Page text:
A German study also revealed that the more a woman laughed during a first meeting with a man, the greater her interest in him was. The men also reported being more interested in the women who laughed often.3

This definition is simplified, of course, as the research suggests gender patterns of laughter "are fluid and shift subconsciously with social circumstance." For instance, an executive, whether male or female, is far less likely to giggle in the workplace than while out with their friends.

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Laughter Is Contagious

The saying "laugh and the whole world laughs with you" is more than just an expression: laughter really is contagious. The sound of laughter triggers regions in the premotor cortical region of your brain, which is involved in moving your facial muscles to correspond with sound.4 It's thought that laughter may have occurred before humans could speak as a way to strengthen group bonds, as even today our brains are wired to prime us to smile or laugh when we hear others laughing.

Also interesting is laughter's distinctive pattern. It rarely occurs in the middle of a sentence. Instead, laughter tends to occur at the end of sentences or during a break in speech, which suggests language is given the priority. According to Dr. Provine:5

"The occurrence of speaker laughter at the end of phrases suggests that a neurologically based process governs the placement of laughter in speech, and that different brain regions are involved in the expression of cognitively oriented speech and the more emotion-laden vocalization of laughter."

Laughter Is Good for Your Health

Laughter makes you feel good, but it's also good for your physical health. Perhaps one of the most well-known forerunners of "the science of happiness" was Norman Cousins, who in 1964 was diagnosed with a life-threatening autoimmune disease. After being given a one in 500 chance of recovery, Cousins created his own laughter therapy program, which he claims was the key to his ultimate recovery.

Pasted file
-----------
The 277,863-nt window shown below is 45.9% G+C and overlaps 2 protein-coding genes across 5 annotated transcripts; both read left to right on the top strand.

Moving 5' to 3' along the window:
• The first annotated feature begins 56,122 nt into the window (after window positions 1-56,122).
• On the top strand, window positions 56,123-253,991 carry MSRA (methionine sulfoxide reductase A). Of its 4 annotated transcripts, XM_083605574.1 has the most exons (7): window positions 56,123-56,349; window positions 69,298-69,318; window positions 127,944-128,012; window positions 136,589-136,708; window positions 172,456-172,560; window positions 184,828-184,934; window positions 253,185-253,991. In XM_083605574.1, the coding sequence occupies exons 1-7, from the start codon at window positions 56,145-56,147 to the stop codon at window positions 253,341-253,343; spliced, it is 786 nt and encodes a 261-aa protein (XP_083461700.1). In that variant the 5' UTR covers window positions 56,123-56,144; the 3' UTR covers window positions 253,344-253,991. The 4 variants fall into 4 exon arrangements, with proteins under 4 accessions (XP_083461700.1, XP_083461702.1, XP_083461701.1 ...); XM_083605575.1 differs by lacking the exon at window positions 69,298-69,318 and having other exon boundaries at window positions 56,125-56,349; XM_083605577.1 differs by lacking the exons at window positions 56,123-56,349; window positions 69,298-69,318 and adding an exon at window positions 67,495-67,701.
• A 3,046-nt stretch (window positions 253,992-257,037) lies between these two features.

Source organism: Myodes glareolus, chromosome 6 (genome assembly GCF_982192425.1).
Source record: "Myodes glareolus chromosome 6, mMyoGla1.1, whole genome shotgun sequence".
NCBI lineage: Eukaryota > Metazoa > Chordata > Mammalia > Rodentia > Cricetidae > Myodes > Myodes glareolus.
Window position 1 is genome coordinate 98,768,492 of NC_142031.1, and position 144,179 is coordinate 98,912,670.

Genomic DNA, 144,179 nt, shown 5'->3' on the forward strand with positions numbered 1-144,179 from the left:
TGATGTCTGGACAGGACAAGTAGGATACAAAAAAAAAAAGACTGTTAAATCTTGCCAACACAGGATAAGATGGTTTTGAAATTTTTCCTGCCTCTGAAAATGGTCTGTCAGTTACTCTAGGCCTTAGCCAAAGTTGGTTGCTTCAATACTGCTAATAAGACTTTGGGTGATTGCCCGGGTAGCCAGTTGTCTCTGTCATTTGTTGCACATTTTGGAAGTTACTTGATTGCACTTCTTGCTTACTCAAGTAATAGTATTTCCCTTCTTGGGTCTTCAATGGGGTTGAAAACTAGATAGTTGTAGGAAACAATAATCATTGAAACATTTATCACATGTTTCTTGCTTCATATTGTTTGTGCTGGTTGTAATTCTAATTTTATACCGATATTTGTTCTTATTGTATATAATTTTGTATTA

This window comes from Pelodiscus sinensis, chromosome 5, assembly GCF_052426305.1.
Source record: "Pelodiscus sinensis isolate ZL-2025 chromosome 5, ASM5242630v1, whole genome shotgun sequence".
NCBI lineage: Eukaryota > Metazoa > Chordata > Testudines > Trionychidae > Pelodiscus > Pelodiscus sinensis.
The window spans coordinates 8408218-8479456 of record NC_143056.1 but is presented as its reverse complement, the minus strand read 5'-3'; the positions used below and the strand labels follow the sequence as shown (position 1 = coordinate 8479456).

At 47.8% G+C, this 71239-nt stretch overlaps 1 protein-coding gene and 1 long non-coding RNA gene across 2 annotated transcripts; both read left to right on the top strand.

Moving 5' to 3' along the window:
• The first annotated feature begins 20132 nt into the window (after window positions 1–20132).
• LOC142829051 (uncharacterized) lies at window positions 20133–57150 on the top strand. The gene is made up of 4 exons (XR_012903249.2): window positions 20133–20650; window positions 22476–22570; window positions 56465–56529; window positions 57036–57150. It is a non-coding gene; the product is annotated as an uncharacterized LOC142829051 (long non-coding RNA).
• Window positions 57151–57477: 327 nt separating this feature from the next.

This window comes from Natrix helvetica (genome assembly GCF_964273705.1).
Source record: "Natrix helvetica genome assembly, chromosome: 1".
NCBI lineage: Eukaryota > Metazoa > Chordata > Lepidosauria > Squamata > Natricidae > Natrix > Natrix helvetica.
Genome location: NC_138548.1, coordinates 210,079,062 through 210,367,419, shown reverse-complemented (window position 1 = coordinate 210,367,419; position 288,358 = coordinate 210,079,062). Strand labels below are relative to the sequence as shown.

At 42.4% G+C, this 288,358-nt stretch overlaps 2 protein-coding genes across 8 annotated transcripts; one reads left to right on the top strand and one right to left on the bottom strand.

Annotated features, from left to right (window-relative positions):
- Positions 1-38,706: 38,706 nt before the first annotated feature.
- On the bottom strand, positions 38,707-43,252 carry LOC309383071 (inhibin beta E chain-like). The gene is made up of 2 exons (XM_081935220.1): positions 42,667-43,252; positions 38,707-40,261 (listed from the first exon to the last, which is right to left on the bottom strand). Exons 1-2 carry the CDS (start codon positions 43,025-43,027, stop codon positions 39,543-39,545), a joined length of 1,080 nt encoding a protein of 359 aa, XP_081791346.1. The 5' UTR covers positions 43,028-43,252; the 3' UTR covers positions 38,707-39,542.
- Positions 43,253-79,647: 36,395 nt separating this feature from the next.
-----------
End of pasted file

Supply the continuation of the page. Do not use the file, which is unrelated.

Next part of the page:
Indeed, research has shown laughter may reduce stress hormones and boost your immune function,6 while also inducing optimistic feelings.7 Laughter has demonstrated a wealth of physiological, psychological, social, spiritual, and quality-of-life benefits, such that increasing numbers of health care centers are adopting laughter therapy as a form of complementary care. Opportunities that provide for group laughter, such as laughter yoga and laugh parties, are also becoming increasingly popular around the world. Just a short list of the benefits of laughter therapy are noted below:

Relaxing your muscles Triggering the release of your body's natural painkillers (endorphins) Improving sleep
Enhancing creativity and memory Easing digestion Enhancing oxygen intake
Improving well-being and positive emotions Boosting immune function Improving blood pressure

The Dark Side of Laughter

It should be mentioned that not all laughter is positive. When laughter is cruel or directed at you, it can cause social bonds to break and result in serious emotional harm. In fact, philosophers such as Plato and Aristotle are said to have studied laughter not so much in a positive light but because they believed it showed derision and asserted superiority.8 When in the wrong hands, laughter can become a powerful tool for exclusion, manipulation, and even social control.

Do You Get Your 15-20 Minutes of Laughter a Day?

Humans begin laughing at about 3.5 to 4 months of age. And if you're lucky, you'll continue for the rest of your life. When done in a positive light, laughter is freeing and stress relieving, offering so much benefit that some experts recommend everyone get 15 to 20 minutes of laughter a day, much like you should exercise regularly and eat your vegetables.

Unfortunately, laughter tends to slow down as we get older, which is why one of the best recipes for laughter is to watch children or babies. If you need a laugh, check out the video below. It's living proof that laughter is contagious, as once you see this baby laughing, I bet you won't be able to keep a straight face.